The National – Tuesday, June 28, 2011
I REFER to the late Sir Tei Abal.
In the 1970s, he was the member for Wabag-Maramuni Open.
He depicted himself in his election posters as Sir Tei Abal Alumai, meaning moving little insects up and down the trees in Wabag tok ples.
I saw him as colourful man with immense leadership qualities and even though he was illiterate and uneducated, he proved to be a capable leader during the colonial days.
In 1971, I was in Grade 4 at Landor Primary School in the upper Ambum valley, Enga, when I heard the news over the radio that the House of Assembly was formed in Port Moresby and during its first sitting, Sir Tei was elected as chief minister.
He was chief minister for two hours before he decided to hand the post over to Sir Michael Thomas Somare.
His main reason was that he was not educated and that it was better to let someone with education to be the chief minister.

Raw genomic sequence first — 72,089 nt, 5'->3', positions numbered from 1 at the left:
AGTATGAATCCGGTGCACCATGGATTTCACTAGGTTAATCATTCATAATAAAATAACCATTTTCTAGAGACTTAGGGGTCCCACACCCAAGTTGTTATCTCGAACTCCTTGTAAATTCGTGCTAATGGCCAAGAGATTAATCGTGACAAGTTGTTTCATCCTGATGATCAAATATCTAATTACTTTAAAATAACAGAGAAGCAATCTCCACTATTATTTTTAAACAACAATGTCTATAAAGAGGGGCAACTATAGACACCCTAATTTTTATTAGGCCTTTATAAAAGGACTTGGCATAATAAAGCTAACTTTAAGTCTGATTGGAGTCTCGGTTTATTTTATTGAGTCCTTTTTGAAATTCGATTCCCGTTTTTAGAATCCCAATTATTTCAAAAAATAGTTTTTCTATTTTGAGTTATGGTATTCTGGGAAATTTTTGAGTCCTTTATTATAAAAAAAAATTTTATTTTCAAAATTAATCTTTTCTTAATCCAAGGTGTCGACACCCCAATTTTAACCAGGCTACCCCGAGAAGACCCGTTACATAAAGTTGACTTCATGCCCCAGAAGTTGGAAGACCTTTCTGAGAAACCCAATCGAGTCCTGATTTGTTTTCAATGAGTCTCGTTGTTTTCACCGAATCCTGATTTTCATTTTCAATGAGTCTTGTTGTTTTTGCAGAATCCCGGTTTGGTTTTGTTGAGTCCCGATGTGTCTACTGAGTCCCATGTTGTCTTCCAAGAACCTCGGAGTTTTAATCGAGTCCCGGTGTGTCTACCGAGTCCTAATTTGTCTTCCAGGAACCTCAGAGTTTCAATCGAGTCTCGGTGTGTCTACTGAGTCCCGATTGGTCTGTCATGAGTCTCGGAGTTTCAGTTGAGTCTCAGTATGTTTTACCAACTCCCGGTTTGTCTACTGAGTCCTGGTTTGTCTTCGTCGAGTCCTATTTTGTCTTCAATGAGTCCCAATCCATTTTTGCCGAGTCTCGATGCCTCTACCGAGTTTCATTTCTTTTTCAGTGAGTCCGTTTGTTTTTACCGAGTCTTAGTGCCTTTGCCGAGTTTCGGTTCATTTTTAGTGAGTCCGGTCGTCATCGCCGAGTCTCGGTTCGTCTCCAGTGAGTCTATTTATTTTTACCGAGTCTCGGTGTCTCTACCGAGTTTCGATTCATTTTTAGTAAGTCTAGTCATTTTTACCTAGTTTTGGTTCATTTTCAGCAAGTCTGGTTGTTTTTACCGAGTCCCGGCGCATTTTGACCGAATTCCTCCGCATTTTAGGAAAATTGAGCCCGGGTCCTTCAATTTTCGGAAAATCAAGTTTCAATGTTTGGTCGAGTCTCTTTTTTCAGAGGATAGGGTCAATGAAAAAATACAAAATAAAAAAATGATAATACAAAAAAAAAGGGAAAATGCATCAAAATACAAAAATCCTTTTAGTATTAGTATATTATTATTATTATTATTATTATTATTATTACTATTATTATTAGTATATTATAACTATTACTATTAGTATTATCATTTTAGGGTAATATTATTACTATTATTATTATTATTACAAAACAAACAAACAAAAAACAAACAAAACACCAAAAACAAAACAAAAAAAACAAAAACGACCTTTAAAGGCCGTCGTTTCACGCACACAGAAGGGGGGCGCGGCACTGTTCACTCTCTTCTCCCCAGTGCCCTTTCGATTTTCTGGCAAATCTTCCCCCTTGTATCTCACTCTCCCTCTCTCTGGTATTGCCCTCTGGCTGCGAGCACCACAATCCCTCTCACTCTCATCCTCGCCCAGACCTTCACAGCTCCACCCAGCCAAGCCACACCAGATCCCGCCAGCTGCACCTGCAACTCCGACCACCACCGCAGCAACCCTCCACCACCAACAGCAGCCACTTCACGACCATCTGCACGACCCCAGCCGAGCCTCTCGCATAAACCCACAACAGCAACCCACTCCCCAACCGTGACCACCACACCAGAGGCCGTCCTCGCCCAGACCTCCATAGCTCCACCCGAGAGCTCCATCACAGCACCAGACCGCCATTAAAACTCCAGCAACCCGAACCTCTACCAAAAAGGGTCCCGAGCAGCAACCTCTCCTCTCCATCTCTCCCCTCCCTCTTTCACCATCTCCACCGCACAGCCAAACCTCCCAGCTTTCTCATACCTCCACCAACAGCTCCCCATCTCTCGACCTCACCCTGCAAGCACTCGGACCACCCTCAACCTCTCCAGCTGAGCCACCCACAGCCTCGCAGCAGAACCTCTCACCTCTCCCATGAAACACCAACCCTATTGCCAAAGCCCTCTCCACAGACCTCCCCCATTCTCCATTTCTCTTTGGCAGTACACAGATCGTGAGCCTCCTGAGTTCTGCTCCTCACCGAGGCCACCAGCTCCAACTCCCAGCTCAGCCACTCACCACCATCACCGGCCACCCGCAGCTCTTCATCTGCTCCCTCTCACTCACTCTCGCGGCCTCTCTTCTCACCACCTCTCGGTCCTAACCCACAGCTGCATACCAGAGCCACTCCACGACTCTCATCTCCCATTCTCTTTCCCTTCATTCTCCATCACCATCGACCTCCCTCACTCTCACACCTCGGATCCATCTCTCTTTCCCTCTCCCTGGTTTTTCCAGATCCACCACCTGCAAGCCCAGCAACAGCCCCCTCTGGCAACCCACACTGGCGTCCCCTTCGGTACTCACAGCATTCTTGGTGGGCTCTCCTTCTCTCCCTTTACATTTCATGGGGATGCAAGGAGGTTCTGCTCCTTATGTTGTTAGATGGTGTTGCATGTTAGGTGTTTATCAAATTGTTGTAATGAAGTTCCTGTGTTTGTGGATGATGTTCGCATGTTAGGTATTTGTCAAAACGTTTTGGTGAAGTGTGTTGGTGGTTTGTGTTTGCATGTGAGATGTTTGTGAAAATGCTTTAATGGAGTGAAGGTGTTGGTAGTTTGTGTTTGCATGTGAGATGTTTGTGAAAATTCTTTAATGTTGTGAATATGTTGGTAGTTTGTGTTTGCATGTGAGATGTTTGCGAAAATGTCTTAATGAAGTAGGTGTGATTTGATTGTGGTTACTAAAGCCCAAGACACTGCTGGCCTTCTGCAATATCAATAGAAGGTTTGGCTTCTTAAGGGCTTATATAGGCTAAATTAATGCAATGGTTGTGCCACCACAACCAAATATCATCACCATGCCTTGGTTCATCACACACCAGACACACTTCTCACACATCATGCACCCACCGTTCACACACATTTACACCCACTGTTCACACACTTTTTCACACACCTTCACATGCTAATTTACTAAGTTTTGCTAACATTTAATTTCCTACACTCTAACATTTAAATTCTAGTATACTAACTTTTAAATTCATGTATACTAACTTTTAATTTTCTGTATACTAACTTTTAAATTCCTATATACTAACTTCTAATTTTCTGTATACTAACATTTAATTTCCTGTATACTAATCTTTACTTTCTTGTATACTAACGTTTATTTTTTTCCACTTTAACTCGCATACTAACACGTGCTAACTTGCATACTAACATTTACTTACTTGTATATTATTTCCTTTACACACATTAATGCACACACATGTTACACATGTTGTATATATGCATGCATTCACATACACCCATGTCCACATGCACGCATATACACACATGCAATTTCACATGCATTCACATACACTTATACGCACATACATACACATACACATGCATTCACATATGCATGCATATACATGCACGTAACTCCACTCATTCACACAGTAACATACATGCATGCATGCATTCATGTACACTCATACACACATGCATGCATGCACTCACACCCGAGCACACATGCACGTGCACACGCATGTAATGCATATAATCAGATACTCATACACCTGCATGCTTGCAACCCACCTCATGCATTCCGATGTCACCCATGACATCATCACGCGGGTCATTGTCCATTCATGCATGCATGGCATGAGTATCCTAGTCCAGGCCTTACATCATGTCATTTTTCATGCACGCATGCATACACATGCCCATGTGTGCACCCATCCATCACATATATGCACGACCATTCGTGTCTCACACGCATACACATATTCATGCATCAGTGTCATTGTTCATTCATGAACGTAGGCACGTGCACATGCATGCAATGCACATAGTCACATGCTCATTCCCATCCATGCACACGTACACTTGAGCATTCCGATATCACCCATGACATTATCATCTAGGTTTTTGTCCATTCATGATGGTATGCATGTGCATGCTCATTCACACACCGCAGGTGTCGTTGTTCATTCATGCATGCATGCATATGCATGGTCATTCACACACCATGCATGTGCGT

He then became the Opposition leader.
Even though Sir Michael and Sir Tei were separated by political divide, they were like blood brothers, eating and sleeping together in their quest for independence.
I believe when Sir Michael picked Sam Abal as his deputy, he must have put a lot of thought into his close ties with Sir Tei.
While the prime minister is recuperating from his surgery, Abal has shown that he is a no-nonsense leader and a capable one.
I believe many politicians are now playing politics in the hope of unseating him.
As a common Papua New Guinean, and I believe there are many others who share this sentiment, I am disgusted with the behaviour of many of our so-called leaders.
Abal has been handed full power to run PNG and he should be left alone to do that.